Work streaming / mainstreaming gendered land use and land cover change (GLUCC) : Afro-descendant communities in the Pacific Region of Colombia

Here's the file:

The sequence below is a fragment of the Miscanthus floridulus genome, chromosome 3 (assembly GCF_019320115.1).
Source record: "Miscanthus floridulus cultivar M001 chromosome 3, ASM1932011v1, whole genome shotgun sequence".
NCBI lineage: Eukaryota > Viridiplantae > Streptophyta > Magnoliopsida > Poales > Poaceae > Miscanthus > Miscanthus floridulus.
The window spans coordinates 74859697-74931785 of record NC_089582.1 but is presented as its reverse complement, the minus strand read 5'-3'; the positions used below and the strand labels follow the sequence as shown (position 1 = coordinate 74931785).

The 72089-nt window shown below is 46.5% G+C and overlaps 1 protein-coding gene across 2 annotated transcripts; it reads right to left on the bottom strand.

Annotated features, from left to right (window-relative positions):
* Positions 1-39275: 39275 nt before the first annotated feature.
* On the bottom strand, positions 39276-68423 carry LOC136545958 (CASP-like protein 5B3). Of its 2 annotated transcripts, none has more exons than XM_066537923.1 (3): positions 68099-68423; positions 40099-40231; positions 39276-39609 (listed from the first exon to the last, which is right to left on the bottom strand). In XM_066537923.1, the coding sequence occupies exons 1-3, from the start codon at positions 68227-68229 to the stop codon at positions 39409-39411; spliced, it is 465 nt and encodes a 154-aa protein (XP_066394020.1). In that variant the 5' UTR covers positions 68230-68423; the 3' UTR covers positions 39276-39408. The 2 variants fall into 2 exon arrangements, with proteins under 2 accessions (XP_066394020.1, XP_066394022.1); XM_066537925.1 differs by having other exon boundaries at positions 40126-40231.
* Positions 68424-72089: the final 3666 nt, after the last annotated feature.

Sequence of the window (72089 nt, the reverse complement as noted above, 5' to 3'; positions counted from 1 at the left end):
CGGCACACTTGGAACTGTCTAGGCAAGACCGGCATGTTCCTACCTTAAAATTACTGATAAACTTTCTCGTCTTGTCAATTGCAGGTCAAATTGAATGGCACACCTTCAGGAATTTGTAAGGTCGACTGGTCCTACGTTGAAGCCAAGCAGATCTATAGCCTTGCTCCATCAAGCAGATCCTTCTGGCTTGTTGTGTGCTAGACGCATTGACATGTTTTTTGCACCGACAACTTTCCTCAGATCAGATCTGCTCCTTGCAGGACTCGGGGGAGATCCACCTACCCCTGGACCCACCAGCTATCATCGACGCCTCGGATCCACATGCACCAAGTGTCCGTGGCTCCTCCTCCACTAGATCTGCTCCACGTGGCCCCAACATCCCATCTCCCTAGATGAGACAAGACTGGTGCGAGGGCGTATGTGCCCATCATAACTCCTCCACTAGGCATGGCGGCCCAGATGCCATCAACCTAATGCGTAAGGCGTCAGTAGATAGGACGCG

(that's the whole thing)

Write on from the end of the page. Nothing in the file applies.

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This dissertation addresses gender dimensions of Land Use and Land Cover Change (GLULCC) in the last few decades in a collective land titled to Afro-descendant communities in the Pacific region of Colombia, South America, and examines socio-economic and political signifiers affecting land use decisions, rights, and responsibilities. It shows how contrasting but complementary subfields of investigation, Political Ecology and Land Use Science, have contributed ontological, epistemological and practical scholarly works to help better understand the Gender Dimensions of Land Use and Land Cover Change (GLULCC). Historical and current information on environmental, socioeconomic and settlement processes provided a comprehensive portrait of the study area. The remote sensing process (a mainstream method for identifying land use and land cover change) helped exploring the spatial setting of land cover/use, and to reflect on the opportunities and constrains of the steps undertaken during this procedure under the lenses of researching their gendered dimensions. Statistical analyses on both census data (secondary data) and survey sample data (fieldwork data) allowed to establish a set of three groups of gendered land uses, namely, women-akin, men-akin, and gender-blind uses. Exploratory statistics, pairwise correlations, and binary and multinomial logit regression models helped to reassert the latter gendered categories’ assertions. A concluding narrative perspective of GLULCC seeks to further contribute to work streaming/ mainstreaming what I consider may be a scholarly-fertile research line. It hopes to bond, with another perspective, previous theoretical, spatial and quantitative outcomes, under the lenses of the practical experience of fieldwork, which also by way of participatory observation and semi-unstructured interviews brought to the researcher (me) valuable insights and information besides the previous outcomes. Empirical evidence allowed identifying gender-based time allocation, resource-use power relations, and reproductive strategies. Finally, the found rearrangement of settlement spaces and production systems provides practical indications that women´s role on LULCC is well beyond the establishment of small gardens and orchards, or the collection of fuel wood to provide for their families. In contrast, inside this collective title, women’s decisions/strategies have also restructured settlement patterns, and thus, land use dynamics of larger areas at heterogeneous spatial and temporal scales.